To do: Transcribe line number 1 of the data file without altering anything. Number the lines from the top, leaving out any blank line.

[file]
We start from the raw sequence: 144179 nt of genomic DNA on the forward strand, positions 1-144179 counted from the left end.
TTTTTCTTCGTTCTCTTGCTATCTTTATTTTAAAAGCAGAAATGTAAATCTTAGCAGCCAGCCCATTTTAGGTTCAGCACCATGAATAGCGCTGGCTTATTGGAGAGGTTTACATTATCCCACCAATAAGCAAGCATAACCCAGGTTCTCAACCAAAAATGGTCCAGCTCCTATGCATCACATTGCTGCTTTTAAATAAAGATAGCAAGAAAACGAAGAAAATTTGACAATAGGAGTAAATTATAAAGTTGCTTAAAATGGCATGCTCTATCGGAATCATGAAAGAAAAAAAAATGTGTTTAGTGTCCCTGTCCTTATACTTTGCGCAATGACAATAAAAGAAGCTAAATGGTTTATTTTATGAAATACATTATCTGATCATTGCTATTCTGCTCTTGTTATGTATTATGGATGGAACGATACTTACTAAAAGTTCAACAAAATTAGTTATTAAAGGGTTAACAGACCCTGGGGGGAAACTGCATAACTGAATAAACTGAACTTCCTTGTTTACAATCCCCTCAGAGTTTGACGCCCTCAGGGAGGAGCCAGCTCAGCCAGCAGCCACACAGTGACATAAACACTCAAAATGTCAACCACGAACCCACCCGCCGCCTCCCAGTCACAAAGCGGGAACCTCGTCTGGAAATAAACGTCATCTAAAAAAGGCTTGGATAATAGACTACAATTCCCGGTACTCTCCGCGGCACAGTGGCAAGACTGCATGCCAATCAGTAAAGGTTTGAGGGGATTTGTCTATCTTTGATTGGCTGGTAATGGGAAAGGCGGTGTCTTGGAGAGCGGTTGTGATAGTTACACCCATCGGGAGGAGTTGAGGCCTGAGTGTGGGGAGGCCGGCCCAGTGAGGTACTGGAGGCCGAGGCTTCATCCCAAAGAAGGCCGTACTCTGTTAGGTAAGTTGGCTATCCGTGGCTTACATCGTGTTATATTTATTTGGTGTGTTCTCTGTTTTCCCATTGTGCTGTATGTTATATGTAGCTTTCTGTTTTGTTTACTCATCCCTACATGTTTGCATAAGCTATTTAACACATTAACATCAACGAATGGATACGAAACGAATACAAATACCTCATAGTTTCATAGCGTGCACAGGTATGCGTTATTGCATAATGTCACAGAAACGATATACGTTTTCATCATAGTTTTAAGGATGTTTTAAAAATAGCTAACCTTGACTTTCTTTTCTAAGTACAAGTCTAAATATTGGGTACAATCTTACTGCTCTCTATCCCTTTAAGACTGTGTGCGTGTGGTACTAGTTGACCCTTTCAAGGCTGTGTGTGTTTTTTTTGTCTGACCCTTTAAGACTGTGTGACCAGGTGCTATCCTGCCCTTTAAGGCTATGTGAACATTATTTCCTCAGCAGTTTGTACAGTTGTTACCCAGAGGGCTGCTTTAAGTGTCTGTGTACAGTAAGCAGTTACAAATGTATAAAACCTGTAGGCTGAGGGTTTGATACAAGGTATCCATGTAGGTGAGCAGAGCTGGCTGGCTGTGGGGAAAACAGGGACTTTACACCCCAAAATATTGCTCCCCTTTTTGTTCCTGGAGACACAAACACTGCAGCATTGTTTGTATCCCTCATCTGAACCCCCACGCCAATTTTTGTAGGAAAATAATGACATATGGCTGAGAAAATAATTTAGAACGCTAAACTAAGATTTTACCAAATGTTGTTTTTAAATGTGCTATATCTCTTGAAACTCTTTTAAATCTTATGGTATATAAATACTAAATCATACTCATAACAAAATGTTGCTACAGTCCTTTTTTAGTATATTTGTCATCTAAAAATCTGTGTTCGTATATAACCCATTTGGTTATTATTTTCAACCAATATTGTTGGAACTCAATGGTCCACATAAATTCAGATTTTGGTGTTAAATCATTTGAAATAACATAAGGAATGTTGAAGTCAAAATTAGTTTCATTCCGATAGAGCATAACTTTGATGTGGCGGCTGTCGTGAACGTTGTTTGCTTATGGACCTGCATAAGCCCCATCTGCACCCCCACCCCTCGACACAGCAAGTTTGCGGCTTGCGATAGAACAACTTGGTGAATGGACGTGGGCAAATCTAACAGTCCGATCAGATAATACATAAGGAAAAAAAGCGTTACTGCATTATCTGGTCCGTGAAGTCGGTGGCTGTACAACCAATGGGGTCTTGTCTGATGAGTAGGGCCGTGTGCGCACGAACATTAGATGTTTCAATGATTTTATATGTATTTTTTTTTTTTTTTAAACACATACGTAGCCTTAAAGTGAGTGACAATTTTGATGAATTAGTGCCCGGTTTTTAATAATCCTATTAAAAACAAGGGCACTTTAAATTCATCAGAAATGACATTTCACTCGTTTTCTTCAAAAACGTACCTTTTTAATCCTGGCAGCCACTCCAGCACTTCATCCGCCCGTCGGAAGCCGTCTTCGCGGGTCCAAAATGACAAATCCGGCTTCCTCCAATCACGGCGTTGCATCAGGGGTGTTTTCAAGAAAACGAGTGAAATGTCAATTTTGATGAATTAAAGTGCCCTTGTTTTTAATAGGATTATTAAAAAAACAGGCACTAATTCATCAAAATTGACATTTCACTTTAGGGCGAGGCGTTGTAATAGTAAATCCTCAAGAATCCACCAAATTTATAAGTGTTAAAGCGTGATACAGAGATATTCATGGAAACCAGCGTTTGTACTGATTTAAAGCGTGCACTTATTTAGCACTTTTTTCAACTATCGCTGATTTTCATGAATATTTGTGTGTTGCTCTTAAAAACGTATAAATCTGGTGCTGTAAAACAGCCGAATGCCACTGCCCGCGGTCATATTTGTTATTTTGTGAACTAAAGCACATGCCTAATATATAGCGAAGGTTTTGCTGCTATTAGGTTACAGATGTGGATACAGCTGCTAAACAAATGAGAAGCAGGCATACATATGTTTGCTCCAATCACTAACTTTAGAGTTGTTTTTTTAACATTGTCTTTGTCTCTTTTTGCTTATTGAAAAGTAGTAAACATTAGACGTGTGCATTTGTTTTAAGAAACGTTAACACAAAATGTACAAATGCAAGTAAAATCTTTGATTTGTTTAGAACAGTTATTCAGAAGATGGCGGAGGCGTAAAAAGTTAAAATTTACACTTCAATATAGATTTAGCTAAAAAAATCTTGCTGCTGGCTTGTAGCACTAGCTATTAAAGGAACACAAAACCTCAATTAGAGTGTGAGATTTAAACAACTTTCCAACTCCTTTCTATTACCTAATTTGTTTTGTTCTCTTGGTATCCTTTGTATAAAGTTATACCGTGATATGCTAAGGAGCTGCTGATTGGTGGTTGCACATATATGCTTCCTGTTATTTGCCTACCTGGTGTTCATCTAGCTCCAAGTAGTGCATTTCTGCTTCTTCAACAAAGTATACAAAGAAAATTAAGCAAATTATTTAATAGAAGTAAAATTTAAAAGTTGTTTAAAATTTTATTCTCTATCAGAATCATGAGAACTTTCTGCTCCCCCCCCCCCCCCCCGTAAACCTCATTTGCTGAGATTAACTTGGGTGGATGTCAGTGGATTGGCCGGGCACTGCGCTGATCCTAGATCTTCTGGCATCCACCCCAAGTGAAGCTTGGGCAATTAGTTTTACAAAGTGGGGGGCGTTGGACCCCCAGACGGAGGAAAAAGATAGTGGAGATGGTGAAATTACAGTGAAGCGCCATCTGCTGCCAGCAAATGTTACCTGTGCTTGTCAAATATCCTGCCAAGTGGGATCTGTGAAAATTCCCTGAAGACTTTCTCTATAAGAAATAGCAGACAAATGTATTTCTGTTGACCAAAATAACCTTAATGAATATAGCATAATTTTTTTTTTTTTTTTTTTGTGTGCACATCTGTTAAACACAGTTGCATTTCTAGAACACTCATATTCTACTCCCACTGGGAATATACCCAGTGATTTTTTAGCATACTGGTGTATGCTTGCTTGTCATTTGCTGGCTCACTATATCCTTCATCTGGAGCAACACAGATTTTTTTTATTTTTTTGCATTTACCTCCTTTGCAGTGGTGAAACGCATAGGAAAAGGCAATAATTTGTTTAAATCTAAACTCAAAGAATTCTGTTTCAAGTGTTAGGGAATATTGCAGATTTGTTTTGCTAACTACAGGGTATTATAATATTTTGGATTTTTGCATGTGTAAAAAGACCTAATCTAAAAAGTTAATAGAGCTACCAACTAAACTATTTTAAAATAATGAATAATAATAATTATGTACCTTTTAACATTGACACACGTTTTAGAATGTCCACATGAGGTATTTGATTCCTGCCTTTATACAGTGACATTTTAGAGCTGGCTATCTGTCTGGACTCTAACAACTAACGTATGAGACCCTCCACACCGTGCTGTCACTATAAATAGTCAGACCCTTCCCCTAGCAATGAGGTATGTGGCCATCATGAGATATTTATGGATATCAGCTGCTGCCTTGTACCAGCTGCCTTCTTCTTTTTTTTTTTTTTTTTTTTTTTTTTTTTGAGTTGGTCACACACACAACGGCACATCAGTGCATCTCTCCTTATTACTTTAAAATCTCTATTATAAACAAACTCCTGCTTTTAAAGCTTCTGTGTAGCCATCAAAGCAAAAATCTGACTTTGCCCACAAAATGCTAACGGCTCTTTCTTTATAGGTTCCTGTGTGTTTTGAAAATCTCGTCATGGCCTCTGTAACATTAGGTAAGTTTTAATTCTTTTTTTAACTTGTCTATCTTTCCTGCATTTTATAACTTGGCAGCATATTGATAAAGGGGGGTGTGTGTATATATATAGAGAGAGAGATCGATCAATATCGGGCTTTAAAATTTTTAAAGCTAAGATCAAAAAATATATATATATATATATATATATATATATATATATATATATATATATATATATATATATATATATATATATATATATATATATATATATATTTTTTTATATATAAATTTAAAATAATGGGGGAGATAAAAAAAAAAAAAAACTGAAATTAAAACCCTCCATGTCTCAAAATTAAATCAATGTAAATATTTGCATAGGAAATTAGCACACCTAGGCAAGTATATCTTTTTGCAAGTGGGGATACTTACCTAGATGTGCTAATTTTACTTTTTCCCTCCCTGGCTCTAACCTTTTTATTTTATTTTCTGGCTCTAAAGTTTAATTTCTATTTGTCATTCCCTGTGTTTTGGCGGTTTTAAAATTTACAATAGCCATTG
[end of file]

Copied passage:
We start from the raw sequence: 144179 nt of genomic DNA on the forward strand, positions 1-144179 counted from the left end.